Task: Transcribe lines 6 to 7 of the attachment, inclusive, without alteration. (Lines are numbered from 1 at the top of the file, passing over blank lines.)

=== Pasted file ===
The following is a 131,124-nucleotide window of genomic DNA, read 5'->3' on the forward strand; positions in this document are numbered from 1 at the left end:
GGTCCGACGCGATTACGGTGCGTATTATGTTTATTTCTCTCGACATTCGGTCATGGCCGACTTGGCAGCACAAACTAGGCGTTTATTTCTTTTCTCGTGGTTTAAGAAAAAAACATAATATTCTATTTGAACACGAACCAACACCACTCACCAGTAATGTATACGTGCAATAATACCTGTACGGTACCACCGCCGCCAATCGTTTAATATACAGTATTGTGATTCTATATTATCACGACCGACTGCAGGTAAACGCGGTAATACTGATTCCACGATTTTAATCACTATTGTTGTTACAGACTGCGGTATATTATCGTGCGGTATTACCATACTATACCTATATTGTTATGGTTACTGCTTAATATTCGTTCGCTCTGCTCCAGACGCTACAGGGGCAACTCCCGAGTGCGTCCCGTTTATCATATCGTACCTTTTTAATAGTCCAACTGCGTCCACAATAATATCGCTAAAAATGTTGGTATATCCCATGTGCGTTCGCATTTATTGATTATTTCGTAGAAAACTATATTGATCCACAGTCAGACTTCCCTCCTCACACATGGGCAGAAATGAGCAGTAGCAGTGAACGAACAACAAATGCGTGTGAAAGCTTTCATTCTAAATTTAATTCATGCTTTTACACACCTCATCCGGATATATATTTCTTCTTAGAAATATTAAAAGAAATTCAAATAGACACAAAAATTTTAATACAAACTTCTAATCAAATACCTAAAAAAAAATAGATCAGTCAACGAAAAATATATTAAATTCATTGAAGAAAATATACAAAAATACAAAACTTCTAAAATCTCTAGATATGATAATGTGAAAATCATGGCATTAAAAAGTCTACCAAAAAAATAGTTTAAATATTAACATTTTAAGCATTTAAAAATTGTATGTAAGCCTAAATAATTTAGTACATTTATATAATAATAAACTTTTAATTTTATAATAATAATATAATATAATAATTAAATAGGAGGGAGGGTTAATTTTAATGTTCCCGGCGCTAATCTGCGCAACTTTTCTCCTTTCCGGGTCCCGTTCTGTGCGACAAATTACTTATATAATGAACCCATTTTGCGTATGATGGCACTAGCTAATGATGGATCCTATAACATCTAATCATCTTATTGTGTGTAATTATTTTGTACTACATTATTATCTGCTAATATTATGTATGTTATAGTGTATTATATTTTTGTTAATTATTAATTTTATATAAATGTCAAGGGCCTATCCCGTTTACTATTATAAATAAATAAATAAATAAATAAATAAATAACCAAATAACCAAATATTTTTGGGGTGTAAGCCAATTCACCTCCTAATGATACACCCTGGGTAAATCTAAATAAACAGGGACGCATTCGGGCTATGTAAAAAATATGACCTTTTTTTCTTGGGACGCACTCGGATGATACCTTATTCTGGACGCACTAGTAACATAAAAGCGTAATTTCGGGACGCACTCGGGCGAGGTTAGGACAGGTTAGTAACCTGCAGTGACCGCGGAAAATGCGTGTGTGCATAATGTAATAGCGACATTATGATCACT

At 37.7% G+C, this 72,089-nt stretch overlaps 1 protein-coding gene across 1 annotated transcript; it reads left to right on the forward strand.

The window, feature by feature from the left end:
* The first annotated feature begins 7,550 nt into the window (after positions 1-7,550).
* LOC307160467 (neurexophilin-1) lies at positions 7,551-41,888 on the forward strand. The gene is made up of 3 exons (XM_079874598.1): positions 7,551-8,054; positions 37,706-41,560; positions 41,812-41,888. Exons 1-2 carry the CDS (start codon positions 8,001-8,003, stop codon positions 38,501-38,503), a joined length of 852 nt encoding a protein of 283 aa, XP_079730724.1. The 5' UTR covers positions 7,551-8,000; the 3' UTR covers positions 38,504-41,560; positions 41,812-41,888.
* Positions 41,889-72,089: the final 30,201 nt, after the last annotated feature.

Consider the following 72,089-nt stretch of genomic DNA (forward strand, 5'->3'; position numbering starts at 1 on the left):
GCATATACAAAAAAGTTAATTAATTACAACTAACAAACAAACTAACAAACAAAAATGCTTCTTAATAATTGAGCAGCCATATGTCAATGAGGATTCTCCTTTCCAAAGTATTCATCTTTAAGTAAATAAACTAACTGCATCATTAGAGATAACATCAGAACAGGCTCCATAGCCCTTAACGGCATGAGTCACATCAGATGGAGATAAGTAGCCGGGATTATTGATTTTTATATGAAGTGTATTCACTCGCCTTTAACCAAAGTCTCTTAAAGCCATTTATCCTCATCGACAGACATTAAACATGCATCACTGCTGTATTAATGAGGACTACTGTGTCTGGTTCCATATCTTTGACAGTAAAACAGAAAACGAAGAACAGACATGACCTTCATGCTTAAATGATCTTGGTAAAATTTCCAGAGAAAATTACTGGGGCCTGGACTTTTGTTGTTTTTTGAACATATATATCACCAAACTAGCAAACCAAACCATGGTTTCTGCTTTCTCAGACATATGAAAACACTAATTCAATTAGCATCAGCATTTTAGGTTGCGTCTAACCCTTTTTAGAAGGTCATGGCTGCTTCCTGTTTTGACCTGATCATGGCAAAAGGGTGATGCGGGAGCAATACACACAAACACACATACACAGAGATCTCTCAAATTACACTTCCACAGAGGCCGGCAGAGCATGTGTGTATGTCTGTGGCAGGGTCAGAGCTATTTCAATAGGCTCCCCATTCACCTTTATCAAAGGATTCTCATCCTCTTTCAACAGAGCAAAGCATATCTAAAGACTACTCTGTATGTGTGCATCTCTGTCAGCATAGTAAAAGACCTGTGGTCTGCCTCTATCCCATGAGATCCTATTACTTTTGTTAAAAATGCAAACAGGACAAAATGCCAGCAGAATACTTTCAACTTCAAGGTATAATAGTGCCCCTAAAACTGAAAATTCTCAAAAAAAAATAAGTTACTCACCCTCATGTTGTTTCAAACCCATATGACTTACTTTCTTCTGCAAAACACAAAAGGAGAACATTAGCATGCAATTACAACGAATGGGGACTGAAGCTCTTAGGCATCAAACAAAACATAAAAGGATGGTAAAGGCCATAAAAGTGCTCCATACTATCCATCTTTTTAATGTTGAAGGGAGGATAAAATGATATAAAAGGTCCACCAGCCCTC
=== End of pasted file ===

* LOC307160467 (neurexophilin-1) lies at positions 7,551-41,888 on the forward strand. The gene is made up of 3 exons (XM_079874598.1): positions 7,551-8,054; positions 37,706-41,560; positions 41,812-41,888. Exons 1-2 carry the CDS (start codon positions 8,001-8,003, stop codon positions 38,501-38,503), a joined length of 852 nt encoding a protein of 283 aa, XP_079730724.1. The 5' UTR covers positions 7,551-8,000; the 3' UTR covers positions 38,504-41,560; positions 41,812-41,888.
* Positions 41,889-72,089: the final 30,201 nt, after the last annotated feature.